Maine Drug Law Wins Narrow US Supreme Court Victory

May 19, 2003 ( - Proponents of a Maine state law designed to force drug companies to lower prescription drug prices for needy recipients won a narrow legal victory at the US Supreme Court.

>The high court said that drug makers, who had been battling to keep the law from taking effect, had not proven their case – a result that doesn’t give Maine officials the unqualified court endorsement they had been seeking, according to a Wall Street Journal report. The program, called Maine Rx, has been on hold pending the outcome of the court battle.

>In the prescription-drug case, the justices warned that the program might not survive further court challenges. Nonetheless, the ruling was a defeat for drug makers who claimed that Maine’s program violates federal law.

“By no means will our answer to that question finally determine the validity of Maine’s Rx program,” Justice John Paul Stevens wrote for the court.

>Maine Rx would use the state’s buying power under the federal Medicaid law to cut drug prices by 25% for the working poor, retirees and others who don’t receive health coverage or drug benefits through their jobs.

>Spending on prescription drugs has increased by 15% or more annually in recent years, and more than two dozen states had urged the Supreme Court to uphold Maine’s effort to hold down the escalation. Supporters say it fills the void created by Congressional inaction; lawmakers have tried several times to craft legislation to add prescription-drug coverage to the federal Medicare program for the elderly.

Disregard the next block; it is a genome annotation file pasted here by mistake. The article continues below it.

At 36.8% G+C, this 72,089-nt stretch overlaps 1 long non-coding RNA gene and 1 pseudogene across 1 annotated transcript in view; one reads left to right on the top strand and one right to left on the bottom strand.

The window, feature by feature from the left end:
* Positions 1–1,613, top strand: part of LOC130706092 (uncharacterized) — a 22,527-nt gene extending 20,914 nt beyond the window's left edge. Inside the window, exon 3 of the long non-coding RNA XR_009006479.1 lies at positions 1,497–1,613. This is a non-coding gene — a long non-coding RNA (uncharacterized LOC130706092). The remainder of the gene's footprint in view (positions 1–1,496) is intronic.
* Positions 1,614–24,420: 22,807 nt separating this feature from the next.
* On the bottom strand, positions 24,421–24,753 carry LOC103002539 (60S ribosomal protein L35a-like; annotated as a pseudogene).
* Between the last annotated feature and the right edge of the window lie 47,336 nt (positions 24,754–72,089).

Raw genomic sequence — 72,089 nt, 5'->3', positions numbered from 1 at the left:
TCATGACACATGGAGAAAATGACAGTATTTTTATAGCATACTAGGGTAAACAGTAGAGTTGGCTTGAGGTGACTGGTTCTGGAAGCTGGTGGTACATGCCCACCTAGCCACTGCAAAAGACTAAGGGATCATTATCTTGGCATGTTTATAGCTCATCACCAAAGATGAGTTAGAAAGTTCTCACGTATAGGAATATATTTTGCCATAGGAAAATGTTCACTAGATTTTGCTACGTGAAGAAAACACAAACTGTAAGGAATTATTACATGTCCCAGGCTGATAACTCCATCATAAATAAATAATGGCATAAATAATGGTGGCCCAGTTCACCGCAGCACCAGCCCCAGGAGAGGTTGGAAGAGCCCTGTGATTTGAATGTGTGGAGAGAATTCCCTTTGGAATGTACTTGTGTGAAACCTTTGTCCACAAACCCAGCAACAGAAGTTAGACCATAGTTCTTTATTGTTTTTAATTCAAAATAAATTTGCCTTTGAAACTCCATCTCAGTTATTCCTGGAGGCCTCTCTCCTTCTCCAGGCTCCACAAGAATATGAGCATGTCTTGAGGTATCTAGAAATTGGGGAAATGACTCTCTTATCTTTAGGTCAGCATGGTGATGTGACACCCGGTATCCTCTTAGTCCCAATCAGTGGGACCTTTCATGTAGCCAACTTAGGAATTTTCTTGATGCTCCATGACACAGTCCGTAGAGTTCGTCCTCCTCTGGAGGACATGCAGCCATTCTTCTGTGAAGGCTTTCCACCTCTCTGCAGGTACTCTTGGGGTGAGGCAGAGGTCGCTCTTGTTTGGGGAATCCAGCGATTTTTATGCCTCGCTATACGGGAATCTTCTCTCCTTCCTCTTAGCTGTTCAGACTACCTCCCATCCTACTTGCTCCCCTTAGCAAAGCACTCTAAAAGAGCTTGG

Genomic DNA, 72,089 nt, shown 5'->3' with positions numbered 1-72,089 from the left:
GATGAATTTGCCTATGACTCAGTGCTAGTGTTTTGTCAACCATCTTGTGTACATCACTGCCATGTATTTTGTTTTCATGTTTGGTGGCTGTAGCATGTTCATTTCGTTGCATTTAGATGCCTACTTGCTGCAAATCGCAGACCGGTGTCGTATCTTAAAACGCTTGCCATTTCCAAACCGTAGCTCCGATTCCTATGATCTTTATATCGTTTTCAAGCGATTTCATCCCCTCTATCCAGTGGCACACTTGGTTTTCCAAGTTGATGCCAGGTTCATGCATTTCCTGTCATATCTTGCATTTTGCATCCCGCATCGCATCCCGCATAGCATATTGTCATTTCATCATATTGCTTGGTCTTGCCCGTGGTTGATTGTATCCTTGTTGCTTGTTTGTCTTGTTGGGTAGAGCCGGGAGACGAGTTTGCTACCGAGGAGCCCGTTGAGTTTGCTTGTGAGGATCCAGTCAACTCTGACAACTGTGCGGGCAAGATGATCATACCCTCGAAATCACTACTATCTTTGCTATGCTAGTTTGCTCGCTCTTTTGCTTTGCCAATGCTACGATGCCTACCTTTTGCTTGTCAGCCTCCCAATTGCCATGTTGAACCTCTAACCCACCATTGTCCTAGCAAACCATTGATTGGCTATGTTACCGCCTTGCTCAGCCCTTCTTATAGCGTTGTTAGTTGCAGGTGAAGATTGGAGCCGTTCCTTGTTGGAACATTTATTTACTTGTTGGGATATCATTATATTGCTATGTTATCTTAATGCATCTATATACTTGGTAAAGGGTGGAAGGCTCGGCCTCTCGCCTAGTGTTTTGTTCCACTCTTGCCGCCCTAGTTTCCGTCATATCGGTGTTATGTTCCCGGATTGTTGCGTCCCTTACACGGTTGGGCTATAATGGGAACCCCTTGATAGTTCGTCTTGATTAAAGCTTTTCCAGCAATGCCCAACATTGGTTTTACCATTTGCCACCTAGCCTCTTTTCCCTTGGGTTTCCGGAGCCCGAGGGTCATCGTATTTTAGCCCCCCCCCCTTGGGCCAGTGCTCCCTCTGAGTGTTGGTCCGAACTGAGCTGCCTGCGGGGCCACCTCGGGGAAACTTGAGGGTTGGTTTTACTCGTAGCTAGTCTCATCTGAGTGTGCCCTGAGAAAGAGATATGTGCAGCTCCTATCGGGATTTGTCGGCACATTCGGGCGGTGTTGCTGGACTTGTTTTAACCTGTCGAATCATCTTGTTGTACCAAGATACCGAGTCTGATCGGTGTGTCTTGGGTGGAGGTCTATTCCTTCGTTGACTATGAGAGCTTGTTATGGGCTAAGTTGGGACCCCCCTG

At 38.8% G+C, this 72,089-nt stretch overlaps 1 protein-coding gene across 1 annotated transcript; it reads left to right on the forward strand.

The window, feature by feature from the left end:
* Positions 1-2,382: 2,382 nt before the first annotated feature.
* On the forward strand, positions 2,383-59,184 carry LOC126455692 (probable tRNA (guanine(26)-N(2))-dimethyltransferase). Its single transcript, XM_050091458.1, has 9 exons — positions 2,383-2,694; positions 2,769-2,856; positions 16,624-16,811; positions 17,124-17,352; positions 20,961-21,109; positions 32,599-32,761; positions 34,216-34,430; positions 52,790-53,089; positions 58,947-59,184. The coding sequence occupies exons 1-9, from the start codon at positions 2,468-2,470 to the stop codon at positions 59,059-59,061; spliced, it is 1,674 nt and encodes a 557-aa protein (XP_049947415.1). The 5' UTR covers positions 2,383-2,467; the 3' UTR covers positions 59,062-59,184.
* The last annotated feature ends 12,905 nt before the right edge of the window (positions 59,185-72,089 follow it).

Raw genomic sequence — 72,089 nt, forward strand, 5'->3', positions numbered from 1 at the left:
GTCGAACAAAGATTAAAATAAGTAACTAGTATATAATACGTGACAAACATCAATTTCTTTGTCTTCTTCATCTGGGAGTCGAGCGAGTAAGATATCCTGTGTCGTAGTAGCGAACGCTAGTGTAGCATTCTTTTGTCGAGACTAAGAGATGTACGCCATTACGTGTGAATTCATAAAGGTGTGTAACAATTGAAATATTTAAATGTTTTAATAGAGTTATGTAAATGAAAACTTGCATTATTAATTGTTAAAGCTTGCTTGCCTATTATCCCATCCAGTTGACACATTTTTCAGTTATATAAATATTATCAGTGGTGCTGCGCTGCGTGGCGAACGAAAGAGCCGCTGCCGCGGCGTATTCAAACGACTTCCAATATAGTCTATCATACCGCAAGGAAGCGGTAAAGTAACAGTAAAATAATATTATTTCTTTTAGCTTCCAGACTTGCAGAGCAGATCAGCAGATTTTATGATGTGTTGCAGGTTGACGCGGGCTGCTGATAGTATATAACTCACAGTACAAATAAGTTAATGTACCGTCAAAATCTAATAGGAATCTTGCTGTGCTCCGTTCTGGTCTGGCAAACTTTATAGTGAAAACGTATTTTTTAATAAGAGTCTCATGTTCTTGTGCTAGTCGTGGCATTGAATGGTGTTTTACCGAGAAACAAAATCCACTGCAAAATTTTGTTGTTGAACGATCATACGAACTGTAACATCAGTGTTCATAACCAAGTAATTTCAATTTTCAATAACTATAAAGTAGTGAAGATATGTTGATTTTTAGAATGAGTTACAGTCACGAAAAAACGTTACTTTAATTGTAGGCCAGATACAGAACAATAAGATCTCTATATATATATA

>Labor and retiree groups support the Maine approach. The Bush administration and business groups and conservative legal organizations sided with the drug industry.

>Some justices had suggested in January, when the case was argued, that the dispute be resolved by a lower court or by the US Department of Health and Human Services, which oversees Medicaid. Medicaid, a joint program of the federal government and the states, funds health care for the poor and disabled. The Supreme Court left the door open for either step.

>The case is Pharmaceutical Research and Manufacturers of America v. Concannon.